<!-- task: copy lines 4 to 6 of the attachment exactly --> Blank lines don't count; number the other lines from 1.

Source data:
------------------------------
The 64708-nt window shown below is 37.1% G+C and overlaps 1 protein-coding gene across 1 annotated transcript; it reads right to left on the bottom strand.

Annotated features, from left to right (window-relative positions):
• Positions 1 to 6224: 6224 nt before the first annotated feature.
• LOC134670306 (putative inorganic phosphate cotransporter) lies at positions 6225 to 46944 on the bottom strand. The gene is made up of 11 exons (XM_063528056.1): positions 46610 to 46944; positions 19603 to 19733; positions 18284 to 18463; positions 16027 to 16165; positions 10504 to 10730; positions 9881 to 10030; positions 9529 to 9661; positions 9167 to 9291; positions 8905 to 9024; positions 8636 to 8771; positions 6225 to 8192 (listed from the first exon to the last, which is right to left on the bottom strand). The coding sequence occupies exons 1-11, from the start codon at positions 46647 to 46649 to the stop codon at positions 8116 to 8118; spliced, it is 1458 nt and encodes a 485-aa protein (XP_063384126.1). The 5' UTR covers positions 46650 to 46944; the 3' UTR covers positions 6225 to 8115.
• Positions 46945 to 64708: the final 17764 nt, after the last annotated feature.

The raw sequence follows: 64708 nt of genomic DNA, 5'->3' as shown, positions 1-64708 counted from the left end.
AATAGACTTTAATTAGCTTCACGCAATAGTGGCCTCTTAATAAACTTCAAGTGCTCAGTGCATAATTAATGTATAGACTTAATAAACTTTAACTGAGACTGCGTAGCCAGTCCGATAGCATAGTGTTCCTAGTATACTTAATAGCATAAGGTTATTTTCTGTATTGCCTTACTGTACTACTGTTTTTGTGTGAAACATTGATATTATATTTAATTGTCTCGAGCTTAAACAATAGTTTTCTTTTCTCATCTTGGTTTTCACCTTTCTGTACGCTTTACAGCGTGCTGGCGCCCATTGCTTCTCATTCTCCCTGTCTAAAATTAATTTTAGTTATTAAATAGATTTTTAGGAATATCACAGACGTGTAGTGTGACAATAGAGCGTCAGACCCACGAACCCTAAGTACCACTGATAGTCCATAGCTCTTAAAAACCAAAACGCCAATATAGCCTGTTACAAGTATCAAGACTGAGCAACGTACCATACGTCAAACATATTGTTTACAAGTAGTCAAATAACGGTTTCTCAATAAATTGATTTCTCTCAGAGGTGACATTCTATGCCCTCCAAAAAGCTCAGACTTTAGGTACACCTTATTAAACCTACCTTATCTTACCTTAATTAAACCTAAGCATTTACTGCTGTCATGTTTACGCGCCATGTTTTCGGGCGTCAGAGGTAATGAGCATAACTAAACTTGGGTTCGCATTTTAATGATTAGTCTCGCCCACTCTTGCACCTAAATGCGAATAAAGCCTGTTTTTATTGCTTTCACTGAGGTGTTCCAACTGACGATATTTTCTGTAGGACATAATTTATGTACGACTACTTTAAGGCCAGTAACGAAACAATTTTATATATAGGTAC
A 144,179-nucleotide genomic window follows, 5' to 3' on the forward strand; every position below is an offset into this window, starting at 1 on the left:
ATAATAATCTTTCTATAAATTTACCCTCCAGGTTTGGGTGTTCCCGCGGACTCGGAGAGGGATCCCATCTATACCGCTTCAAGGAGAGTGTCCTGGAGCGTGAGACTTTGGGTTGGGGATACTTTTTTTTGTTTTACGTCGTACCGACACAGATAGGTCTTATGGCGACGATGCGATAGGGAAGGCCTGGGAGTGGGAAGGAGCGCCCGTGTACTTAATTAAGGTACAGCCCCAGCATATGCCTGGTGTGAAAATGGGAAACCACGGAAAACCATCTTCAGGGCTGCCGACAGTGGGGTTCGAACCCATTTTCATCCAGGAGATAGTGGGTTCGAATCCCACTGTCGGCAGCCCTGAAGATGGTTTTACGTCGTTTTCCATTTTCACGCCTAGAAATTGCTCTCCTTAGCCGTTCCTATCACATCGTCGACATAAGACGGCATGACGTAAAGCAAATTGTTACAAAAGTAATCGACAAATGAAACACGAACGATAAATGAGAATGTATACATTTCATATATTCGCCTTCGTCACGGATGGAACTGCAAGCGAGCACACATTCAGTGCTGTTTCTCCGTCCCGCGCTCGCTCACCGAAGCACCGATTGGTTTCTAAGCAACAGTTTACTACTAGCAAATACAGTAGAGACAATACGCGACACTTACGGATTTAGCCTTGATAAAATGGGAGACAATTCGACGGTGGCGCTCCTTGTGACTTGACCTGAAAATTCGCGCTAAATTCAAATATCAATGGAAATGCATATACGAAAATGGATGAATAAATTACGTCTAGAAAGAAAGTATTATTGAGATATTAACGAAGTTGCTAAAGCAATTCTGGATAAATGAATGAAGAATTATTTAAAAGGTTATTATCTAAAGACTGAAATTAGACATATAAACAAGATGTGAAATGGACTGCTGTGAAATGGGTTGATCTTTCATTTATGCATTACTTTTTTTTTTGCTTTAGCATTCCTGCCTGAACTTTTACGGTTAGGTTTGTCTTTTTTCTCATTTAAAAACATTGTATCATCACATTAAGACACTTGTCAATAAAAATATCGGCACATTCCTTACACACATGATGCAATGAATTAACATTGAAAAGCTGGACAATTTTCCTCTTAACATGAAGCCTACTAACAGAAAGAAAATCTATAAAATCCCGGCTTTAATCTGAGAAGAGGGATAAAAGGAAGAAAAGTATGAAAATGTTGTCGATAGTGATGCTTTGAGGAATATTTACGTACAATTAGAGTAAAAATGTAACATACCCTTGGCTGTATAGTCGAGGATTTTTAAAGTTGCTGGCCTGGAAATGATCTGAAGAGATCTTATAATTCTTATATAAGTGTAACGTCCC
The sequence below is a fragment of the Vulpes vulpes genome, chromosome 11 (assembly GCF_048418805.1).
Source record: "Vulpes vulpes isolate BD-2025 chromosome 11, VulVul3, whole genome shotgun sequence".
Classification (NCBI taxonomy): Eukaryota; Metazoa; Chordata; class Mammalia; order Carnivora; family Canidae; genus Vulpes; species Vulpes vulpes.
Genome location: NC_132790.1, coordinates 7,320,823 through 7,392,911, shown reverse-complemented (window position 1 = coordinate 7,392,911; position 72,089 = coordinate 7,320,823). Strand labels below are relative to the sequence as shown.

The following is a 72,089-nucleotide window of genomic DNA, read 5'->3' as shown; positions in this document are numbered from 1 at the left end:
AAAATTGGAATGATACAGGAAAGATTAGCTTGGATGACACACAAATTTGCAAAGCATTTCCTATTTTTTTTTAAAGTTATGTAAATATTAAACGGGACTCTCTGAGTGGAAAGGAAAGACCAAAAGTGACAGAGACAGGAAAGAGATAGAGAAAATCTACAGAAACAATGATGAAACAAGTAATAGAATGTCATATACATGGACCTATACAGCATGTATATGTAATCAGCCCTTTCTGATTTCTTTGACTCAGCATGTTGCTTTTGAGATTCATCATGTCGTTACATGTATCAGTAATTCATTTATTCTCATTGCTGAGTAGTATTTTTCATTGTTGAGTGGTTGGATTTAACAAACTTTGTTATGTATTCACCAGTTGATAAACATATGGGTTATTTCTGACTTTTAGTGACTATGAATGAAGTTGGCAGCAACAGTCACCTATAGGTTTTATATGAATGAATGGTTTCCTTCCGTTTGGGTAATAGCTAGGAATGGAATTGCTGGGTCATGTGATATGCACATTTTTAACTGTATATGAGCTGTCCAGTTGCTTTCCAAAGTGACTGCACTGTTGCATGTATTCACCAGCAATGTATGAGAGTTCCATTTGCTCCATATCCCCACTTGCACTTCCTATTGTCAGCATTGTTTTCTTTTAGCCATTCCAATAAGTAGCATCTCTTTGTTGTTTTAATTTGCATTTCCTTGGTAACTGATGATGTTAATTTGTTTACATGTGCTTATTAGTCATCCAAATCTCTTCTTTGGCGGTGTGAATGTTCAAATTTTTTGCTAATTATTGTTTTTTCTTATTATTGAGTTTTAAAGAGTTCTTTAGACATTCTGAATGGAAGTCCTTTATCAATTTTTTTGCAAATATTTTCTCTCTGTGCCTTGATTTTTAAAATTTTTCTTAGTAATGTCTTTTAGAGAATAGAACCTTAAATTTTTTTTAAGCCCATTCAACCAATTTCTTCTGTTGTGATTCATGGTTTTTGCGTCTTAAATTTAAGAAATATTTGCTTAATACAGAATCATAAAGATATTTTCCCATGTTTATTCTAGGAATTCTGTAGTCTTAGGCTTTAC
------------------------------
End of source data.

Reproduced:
• LOC134670306 (putative inorganic phosphate cotransporter) lies at positions 6225 to 46944 on the bottom strand. The gene is made up of 11 exons (XM_063528056.1): positions 46610 to 46944; positions 19603 to 19733; positions 18284 to 18463; positions 16027 to 16165; positions 10504 to 10730; positions 9881 to 10030; positions 9529 to 9661; positions 9167 to 9291; positions 8905 to 9024; positions 8636 to 8771; positions 6225 to 8192 (listed from the first exon to the last, which is right to left on the bottom strand). The coding sequence occupies exons 1-11, from the start codon at positions 46647 to 46649 to the stop codon at positions 8116 to 8118; spliced, it is 1458 nt and encodes a 485-aa protein (XP_063384126.1). The 5' UTR covers positions 46650 to 46944; the 3' UTR covers positions 6225 to 8115.
• Positions 46945 to 64708: the final 17764 nt, after the last annotated feature.

The raw sequence follows: 64708 nt of genomic DNA, 5'->3' as shown, positions 1-64708 counted from the left end.